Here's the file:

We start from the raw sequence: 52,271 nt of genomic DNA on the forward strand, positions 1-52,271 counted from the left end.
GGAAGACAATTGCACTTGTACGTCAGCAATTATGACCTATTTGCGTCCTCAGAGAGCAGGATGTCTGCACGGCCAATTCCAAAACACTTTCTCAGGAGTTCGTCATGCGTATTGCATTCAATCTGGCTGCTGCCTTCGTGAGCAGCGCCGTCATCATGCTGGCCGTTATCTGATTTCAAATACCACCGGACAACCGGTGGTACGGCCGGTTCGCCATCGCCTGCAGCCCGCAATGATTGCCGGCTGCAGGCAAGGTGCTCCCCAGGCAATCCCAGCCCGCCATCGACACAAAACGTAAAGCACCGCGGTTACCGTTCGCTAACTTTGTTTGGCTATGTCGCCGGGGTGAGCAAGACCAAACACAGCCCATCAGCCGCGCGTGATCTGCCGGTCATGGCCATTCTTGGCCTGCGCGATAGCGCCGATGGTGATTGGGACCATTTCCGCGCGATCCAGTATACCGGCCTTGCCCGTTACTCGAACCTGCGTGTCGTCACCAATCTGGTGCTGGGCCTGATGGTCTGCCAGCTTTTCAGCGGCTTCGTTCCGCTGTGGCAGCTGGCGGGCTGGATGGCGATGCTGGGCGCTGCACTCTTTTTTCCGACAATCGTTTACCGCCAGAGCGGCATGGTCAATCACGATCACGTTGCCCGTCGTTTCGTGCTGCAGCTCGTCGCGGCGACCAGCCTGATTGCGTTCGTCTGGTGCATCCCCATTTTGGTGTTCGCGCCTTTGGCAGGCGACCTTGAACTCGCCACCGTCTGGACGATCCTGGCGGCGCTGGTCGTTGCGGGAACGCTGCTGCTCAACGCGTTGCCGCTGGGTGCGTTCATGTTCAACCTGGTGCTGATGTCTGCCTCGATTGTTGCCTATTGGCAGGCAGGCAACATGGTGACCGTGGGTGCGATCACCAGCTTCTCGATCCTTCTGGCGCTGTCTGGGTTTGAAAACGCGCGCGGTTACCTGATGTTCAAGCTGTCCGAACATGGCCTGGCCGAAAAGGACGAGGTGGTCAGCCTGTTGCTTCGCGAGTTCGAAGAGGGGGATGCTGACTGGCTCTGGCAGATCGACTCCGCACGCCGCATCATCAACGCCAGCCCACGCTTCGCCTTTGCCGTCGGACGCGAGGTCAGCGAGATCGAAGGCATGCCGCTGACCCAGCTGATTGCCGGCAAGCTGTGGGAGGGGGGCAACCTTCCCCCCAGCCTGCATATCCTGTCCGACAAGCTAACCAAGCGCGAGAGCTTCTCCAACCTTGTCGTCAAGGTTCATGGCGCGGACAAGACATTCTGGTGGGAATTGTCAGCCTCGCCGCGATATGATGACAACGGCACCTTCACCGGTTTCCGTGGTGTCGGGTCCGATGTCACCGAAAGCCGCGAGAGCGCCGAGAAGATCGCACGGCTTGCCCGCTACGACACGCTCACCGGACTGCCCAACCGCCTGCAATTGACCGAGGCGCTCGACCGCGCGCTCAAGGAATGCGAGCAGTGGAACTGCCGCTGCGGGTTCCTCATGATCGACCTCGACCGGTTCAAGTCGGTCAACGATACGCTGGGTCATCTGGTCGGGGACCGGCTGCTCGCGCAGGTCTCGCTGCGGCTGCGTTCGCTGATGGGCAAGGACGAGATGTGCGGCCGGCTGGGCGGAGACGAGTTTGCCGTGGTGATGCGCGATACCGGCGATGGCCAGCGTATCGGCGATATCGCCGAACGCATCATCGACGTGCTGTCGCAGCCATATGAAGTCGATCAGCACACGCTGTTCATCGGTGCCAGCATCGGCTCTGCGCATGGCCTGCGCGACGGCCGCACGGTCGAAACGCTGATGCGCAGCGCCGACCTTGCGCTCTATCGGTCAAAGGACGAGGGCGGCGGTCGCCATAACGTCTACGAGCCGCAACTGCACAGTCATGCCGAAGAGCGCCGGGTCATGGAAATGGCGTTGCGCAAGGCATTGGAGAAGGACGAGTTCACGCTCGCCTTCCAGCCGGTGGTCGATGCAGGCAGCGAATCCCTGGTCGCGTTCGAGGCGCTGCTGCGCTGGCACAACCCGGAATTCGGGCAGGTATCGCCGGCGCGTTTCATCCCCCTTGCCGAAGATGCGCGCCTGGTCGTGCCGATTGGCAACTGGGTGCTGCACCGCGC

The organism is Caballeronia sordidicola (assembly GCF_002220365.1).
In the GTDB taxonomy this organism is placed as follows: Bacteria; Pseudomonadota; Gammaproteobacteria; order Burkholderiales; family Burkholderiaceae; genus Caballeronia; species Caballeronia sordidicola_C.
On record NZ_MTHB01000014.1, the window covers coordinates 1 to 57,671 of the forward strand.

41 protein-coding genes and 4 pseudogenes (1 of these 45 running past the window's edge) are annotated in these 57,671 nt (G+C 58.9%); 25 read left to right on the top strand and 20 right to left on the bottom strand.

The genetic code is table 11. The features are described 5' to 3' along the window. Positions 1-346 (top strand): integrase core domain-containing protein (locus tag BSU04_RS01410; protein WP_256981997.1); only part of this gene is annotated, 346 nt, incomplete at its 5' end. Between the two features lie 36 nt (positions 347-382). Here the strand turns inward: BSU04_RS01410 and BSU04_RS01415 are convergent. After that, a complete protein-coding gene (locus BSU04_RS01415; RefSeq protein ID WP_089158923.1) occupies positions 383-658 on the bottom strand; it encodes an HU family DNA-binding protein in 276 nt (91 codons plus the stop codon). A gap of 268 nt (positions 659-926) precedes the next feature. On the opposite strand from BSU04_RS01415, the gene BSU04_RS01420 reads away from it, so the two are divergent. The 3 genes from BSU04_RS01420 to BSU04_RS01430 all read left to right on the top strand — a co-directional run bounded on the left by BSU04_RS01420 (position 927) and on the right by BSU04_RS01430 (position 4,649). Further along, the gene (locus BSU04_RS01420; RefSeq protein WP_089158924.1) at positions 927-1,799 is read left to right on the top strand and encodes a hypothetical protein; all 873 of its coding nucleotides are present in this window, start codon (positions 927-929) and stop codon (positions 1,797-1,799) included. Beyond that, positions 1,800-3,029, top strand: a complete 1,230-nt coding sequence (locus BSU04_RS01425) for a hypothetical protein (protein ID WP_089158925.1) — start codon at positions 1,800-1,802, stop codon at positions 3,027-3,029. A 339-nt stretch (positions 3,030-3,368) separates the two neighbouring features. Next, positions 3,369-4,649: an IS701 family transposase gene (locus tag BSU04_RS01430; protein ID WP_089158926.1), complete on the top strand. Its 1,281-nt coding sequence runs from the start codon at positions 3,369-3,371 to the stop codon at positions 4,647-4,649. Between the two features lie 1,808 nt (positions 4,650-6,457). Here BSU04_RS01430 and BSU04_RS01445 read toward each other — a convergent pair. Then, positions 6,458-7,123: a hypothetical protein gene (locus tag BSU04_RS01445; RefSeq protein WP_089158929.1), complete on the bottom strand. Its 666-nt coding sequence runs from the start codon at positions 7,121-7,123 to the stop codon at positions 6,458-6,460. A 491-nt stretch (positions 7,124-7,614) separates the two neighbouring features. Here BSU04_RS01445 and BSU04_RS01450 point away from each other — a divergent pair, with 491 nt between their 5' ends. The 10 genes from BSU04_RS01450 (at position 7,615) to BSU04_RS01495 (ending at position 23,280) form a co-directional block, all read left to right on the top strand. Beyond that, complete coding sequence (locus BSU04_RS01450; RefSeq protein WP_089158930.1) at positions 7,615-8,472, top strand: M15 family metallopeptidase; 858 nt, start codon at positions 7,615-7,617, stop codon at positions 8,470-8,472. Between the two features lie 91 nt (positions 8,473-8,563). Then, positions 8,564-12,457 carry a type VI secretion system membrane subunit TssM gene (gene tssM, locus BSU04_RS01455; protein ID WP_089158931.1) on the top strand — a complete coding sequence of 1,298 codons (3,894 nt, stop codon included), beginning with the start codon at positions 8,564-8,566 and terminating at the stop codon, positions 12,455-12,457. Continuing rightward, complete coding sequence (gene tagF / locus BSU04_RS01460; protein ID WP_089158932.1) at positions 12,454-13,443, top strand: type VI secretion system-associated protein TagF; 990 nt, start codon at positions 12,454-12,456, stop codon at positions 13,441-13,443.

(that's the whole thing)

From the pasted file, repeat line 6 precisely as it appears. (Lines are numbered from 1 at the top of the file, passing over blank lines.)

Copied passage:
41 protein-coding genes and 4 pseudogenes (1 of these 45 running past the window's edge) are annotated in these 57,671 nt (G+C 58.9%); 25 read left to right on the top strand and 20 right to left on the bottom strand.